Making Your Mark: A Personal Guide to Getting a Tattoo (Part 2) by KirstenWritten by Kirsten MacQuarrie
Read Part 1 of Kirsten’s blog here.
The freedom of expression and potential to be yourself, visibly and authentically, is one reason why I found getting tattoos to be a positive step for me as a feminist. Whether it’s the result of difficult past experiences, institutionalised sexism or societal pressures, I believe it is important for all women to feel that they are entitled to take ownership of their bodies: literally ‘embodying’ our ability to take responsibility for our lives.
I look back on my tattoos as a move towards finding the courage to document my own story: giving myself strength from my ankles up! I was also happy to modernise the ideas that often surround women and tattoos. There remain a number of stereotypes surrounding women who are interested in tattooing, and some people – like those in the 2007 study described at the end of this article – even assume they have more active sex lives. Speaking as a card-carrying member of the Single Pringle Club, I regret to confirm that this is far from always the case!
It’s been almost a year now since I got my first tattoos at Nirvana Tattoo Designs and, believe it or not, I’ve returned twice. Three months ago I chose a willow tree and tiny bird design (a symbol of wisdom and a very special trip) and, after completing my Art History postgrad degree, a crescent moon silhouette just above my wrist.
This one – on my right hand, the one I use to write and paint – was inspired by female power: at the forefront of my mind was a lunar themed artwork by Scottish artist Frances Macdonald, and also the song ‘Moon River’ from Breakfast at Tiffany’s (if it’s good enough for Audrey Hepburn, it’s good enough for me!).
If it feels like a tattoo is the right thing for you, I’d encourage you to feel confident in exploring your options just as you are. Who knows, like me, you might even go back for more.
Three Top Tips:
It’s Forever, not Now or Never
- Any reputable tattoo studio will provide you with a free consultation, so make the most of the opportunity to discuss your ideas at length. This is also a great chance to ensure you are comfortable with the staff, style and safety of your chosen shop. The people I’ve met so far have been friendly, relaxed and creative, so if anything would make you feel more at ease – from a female artist to a particular chair position – speak up!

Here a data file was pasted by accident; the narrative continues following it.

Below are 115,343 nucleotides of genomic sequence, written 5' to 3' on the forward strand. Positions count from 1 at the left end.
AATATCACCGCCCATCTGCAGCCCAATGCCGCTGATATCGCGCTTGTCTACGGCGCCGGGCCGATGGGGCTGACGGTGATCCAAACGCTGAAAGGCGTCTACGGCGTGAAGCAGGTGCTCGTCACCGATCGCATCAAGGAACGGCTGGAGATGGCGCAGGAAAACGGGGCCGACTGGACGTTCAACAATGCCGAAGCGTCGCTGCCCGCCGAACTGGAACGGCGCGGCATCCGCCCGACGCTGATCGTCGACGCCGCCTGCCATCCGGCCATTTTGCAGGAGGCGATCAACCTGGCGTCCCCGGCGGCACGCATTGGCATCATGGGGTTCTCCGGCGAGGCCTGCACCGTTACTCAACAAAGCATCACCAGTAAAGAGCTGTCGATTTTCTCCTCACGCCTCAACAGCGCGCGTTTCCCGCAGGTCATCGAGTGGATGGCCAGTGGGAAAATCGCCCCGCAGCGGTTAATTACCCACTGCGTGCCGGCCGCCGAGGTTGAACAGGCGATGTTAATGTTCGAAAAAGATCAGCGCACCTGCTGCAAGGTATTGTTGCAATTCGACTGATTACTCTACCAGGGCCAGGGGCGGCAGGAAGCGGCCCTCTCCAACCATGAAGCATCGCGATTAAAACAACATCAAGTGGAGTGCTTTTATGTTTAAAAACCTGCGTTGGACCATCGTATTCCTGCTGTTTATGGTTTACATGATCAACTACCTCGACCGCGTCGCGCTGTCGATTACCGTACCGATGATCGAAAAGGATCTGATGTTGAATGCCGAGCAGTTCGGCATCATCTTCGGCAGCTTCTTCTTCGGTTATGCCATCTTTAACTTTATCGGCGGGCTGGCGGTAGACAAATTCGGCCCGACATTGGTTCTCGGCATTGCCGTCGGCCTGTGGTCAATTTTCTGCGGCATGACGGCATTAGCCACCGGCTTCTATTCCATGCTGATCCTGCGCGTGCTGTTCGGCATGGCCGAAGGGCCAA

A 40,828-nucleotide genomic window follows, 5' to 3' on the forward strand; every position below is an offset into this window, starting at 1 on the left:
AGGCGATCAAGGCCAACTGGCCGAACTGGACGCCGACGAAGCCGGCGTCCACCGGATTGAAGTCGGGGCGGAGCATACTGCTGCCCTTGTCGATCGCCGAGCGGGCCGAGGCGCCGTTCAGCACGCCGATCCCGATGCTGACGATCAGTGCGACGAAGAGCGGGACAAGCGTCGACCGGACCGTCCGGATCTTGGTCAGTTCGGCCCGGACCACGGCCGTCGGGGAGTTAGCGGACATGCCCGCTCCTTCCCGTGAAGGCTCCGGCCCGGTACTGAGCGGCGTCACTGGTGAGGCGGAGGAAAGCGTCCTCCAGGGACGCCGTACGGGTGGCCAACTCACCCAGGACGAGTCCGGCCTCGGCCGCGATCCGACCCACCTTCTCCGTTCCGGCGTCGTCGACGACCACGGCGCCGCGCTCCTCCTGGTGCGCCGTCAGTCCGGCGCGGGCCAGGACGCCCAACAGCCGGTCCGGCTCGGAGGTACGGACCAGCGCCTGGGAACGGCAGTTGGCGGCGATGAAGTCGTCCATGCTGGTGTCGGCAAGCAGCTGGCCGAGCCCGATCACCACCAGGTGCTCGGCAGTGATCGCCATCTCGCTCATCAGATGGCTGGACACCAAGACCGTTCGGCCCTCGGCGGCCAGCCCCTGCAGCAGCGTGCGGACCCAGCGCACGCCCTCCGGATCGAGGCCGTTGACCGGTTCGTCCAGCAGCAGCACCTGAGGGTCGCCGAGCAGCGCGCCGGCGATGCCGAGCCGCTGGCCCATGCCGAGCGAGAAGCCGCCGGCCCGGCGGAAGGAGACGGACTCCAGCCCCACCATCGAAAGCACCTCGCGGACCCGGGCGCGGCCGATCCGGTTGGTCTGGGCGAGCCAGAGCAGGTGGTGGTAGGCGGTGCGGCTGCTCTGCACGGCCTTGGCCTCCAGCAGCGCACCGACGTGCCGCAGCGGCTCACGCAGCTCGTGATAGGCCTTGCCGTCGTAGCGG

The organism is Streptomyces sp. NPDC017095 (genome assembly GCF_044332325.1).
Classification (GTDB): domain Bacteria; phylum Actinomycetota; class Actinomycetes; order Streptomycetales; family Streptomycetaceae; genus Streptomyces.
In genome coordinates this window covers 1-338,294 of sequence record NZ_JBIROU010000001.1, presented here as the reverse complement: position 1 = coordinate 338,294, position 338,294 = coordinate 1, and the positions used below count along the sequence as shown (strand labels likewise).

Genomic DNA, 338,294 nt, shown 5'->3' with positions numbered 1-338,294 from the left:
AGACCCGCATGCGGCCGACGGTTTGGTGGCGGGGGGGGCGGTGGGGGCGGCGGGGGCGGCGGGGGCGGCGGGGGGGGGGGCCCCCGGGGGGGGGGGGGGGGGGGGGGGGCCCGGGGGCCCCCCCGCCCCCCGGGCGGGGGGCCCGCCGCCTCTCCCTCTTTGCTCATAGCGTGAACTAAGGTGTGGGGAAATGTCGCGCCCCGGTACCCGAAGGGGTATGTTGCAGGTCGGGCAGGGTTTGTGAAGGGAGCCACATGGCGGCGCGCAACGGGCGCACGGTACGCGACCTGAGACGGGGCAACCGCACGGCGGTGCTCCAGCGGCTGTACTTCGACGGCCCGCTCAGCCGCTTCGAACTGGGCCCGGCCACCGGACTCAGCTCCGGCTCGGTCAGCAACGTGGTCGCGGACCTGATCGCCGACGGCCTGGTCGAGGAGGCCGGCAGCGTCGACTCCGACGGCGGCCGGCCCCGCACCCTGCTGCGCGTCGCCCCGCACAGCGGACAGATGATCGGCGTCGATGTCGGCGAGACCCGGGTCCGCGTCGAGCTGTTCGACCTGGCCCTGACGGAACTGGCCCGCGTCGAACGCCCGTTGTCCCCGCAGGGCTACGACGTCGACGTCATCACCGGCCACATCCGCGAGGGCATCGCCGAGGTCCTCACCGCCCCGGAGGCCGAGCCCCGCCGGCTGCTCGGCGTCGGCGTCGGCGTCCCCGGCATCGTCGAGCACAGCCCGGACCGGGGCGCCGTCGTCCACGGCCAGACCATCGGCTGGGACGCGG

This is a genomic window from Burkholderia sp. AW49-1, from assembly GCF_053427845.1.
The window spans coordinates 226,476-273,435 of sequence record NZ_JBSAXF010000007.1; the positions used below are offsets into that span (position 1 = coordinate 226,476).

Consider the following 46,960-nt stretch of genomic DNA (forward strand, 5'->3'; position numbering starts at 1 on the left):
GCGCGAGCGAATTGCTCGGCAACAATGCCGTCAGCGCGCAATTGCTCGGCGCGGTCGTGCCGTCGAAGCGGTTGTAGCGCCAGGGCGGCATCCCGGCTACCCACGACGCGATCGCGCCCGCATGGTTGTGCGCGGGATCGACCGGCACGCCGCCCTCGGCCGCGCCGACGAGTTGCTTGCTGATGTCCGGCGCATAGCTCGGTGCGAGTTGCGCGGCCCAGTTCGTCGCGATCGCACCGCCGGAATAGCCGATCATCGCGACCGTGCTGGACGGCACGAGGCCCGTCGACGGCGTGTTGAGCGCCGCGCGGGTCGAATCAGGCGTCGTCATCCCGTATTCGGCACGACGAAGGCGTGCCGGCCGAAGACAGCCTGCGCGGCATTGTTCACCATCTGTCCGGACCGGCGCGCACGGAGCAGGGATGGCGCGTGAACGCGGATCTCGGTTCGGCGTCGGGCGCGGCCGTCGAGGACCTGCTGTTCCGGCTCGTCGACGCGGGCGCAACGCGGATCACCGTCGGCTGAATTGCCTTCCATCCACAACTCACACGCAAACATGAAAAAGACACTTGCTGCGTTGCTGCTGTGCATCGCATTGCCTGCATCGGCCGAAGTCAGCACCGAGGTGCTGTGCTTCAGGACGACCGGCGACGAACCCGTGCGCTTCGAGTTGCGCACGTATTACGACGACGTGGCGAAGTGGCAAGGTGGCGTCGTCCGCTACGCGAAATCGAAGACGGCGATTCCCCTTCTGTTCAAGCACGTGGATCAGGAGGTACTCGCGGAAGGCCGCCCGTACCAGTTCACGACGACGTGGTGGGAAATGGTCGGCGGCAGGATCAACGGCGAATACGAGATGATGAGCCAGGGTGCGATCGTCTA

On the Move
- When considering your design’s placement, remember your body is not a statue: it’s going to move (the more the better, in fact!). Ensure you’re happy with how your tattoo looks alongside different movements and gestures. Eyeliner is an ideal way to get a quick preview – grab a friend to help sketch a simple version (comedy mustaches optional) and have a look in the mirror to check you like what you see!
Last but not least, food!
- It’s important to be practical – I’d recommend taking a small snack to eat: either beforehand (keep that blood sugar healthy!) or as a celebration afterwards.
Images of Kirsten’s tattoos, and Frances McDonald’s ‘Girl in the East Wind with Ravens Passing the Moon’.
Kirsten MacQuarrie is a writer and artist who lives in Glasgow. In June 2016 she was shortlisted for the Vogue Young Talent award, and in November her poem ‘On Knowledge’ won the Glasgow Women’s Library 25th Anniversary prize. Her favourite things to do in her spare time include watching classic movies (hello Audrey Hepburn!), working on her first novel, and above all else hanging out with animals like her BFF Gypsy! Follow Kirsten on Instagram @glasgowgallerina.